Author Topic: Spice trees  (Read 731 times)

TheVeggieProfessor

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Spice trees
« on: May 25, 2023, 01:46:42 PM »
I just planted a curry leaf tree today and smelled some of my friend's lemon bay leaves. Amazing. I know of allspice as well. I've been planning on planting a hedge and was going to go standard and do clusia. But a spice hedge seems pretty fun. Are there any other options?

Daintree

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Re: Spice trees
« Reply #1 on: May 25, 2023, 01:59:19 PM »
You could plant cinnamon, then when they get a little tall, wack them down and let the water sprouts come up. Then they will be all shrubby.

It's not really a spice, but wolfberry can make a nice hedge.

Carolyn

Pademelon1

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Re: Spice trees
« Reply #2 on: May 25, 2023, 02:27:25 PM »
Some other options might be Backhousia species (Lemon, cinnamon, curry, aniseed myrtles), or Florida natives like Canella or Spicewood

HibachiDrama

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Re: Spice trees
« Reply #3 on: May 27, 2023, 01:20:08 AM »
Backhousia isn't very commonly available in the states...  Mail us some seeds? I searched forever before finding a lemon myrtle.

spencerw

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Re: Spice trees
« Reply #4 on: May 27, 2023, 05:13:29 PM »
Clove smells great when in flower. Nutmeg is very hard to find a hermaphrodite here, bay leaf is easy to grow. Bouillon plant is great, makrut lime smells awesome. Don't forget curry leaf berries are very tasty!

Oolie

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Re: Spice trees
« Reply #5 on: May 31, 2023, 12:04:32 AM »
Allspice is such a winner. The whole plant is a nice thing.
Not a spice, but gin berry has a very nice flavor like an alphonse mango, it's a treat.
Have you tried using the berries from the eastern cedar trees? I found them very appealing in stews. It has a light resin that holds up under long cooking, and late additions give pineapple esque fruityness.

tru

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Re: Spice trees
« Reply #6 on: June 02, 2023, 12:14:57 PM »
Allspice is such a winner. The whole plant is a nice thing.
Not a spice, but gin berry has a very nice flavor like an alphonse mango, it's a treat.
Have you tried using the berries from the eastern cedar trees? I found them very appealing in stews. It has a light resin that holds up under long cooking, and late additions give pineapple esque fruityness.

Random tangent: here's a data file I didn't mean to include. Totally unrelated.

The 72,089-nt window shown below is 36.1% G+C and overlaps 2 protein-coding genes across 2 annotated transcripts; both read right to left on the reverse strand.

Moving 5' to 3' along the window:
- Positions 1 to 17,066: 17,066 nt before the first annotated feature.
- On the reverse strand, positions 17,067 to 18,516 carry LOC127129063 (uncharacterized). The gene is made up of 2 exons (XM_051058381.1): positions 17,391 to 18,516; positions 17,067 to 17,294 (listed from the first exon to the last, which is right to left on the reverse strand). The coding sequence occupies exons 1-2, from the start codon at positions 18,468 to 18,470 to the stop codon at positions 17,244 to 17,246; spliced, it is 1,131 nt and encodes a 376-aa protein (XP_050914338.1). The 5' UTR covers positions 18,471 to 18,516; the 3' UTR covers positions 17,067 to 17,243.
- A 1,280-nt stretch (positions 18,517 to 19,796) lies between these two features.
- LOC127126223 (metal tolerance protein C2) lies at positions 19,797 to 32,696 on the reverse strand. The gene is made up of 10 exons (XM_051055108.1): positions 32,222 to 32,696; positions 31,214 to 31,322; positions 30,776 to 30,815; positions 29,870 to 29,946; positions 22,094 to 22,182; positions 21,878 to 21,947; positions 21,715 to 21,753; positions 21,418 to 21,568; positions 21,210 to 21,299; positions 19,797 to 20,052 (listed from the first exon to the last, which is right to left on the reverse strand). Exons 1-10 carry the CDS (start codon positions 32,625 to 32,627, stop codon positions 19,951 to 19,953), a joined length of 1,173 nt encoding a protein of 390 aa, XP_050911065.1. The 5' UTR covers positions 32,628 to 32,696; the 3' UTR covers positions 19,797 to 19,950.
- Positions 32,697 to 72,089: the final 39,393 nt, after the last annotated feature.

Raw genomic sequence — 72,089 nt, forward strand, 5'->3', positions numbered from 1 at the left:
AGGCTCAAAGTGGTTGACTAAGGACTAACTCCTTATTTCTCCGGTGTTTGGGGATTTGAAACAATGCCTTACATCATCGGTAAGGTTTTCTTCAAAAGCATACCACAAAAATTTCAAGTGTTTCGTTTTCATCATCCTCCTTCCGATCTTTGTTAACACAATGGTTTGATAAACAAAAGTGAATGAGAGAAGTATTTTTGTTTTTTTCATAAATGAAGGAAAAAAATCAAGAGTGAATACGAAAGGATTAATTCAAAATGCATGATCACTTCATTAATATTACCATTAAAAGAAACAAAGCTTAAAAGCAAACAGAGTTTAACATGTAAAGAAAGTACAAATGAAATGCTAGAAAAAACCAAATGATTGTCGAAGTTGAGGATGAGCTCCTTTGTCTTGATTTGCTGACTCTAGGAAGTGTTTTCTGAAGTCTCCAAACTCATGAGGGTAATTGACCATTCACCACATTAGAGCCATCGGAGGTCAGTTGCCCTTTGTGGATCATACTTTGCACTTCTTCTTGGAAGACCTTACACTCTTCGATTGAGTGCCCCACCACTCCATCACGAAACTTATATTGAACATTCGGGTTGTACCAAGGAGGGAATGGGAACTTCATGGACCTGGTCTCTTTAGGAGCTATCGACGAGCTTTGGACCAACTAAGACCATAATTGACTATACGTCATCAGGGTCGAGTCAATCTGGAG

does allspice growth at a sloths pace for you too? I started one from seed and its about 1.5 inch tall after 8 months, 4 super small leaves like only 2cm long if I had to guess
looks healthy, I just feel like I'm doing something wrong

slower than garcinias 😭
« Last Edit: June 02, 2023, 12:17:37 PM by tru »
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Jaboticaba45

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Re: Spice trees
« Reply #7 on: June 02, 2023, 01:00:02 PM »
Allspice is such a winner. The whole plant is a nice thing.
Not a spice, but gin berry has a very nice flavor like an alphonse mango, it's a treat.
Have you tried using the berries from the eastern cedar trees? I found them very appealing in stews. It has a light resin that holds up under long cooking, and late additions give pineapple esque fruityness.

does allspice growth at a sloths pace for you too? I started one from seed and its about 1.5 inch tall after 8 months, 4 super small leaves like only 2cm long if I had to guess
looks healthy, I just feel like I'm doing something wrong

slower than garcinias 😭
Allspice is very easy to grow. Probably just stuck in the seedling stage for you.
Mine is flowering but doesn't set fruits. I believe someone stated that they are diecious?
Anyways you'll mostly use the leaves anyways.

roblack

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Re: Spice trees
« Reply #8 on: June 02, 2023, 02:31:58 PM »
Allspice has been a moderate grower for us. In a pot, and growing into the ground now. It gets a lot of shade, but still does well.

We use the leaves and sticks. Drying out the wood is great for smoking and BBQ. Add dried sticks to smoker box to make stuff on gas grill taste better. Guava wood is good for that as well.

Tortuga

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Re: Spice trees
« Reply #9 on: June 02, 2023, 05:06:48 PM »
Rosemary can be trimmed into hedge form with some work. Same can be said with red bay

Fruitguy

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Re: Spice trees
« Reply #10 on: June 03, 2023, 09:03:03 AM »
I got lucky with my single allspice tree and it produces fruit, although I have heard that they can be dioecious.

I have found the seedlings to be very slow growing during the first year and then take off.

My tree handles pruning well so I think it had good potential as a hedge.



Rispa

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Re: Spice trees
« Reply #11 on: June 05, 2023, 08:52:29 AM »
Spice bush is an awesome native. I have a great testing Virginia Pepper Weed that appeared in my yard. Taste seems to vary by plant though.

Tropheus76

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Re: Spice trees
« Reply #12 on: June 06, 2023, 07:40:55 AM »
All-spice is a great tree. Very slow grower, will survive short freezes. Deer will rub their antlers on it. I have mine in the shade under oak trees. One is a tiny bush from the deer, the other I fenced off and is about 8 foot tall and produces fruit.

 

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